Iligan City Rep. Frederick Siao on Sunday called for the resumption of the Professional Regulation Commission board exams “soon” in a bid to prevent manpower supply disruptions and to get more people working to revive the economy.
“One year of suspended board exams is understandable and would have minimal impact on the supply of licensed professionals. However, two years of having no board exams would have adverse impact on the workforce, companies and the economy,” he said.
The PRC suspended the licensure examinations this year, saying it could be looking at resumption of the board exams in the second half of 2021.
“We have manpower shortages and oversupply. The shortages are what I am worried about. All those build-build-build and housing backlogs need engineers, architects, master plumbers, and master electricians. Two years of no board exams for those professions will be felt at workplaces everywhere,” Siao said.
“I think board exams can resume safely in modified general community quarantine areas and in more spacious locations so that up to two meters of physical distancing can be followed, along with the use of face masks, face shields and other precautions. Campuses of the state universities and colleges would be suited for having safe board exams,” he added.
He said if the best case scenarios happen with the availability of the vaccines locally by the second quarter of next year, it does not look like school year 2021-2022 would open in June, July, August or even September.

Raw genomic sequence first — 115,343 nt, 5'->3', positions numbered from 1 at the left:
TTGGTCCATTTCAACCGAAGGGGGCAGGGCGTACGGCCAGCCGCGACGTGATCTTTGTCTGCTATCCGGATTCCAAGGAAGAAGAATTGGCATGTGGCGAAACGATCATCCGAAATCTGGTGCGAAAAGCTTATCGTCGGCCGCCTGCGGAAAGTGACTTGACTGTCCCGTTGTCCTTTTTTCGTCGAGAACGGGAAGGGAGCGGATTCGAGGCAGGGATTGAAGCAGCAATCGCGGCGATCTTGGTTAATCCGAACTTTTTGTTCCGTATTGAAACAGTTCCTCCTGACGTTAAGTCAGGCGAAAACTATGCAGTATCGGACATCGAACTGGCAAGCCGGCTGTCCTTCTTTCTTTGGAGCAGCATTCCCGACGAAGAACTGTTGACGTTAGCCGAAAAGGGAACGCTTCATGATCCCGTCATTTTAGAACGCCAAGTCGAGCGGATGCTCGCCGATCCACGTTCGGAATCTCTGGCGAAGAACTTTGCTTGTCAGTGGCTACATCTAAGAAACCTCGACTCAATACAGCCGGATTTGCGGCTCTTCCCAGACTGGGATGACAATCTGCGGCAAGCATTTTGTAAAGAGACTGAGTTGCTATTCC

“What is more likely to happen is school opening by October or November 2021,” he noted.
Should campuses reopen for face-to-face classes, it is probable the reopening would be gradual starting with the college level and graduate school level, he noted.
“Thereafter, the senior high schools, followed by the junior high schools, and lastly, the kinder to grade six,” he said.
He said slternatives are being threshed out by the education agencies.
Although the education agencies have been going through intense bashing in social media and news media, the criticisms and fault hurled against them for flawed modules and tests are more the exception rather than the norm, he said.
“The push for academic freeze has been strong, but the dominant sense among the education leaders has been to continue with learning activities however difficult they may be given the great limitations of our internet and telecommunications services. I defer to their expertise and wisdom on these matters. Ultimately, the individual decision on whether to continue or stop attending online classes is up to the parents and students.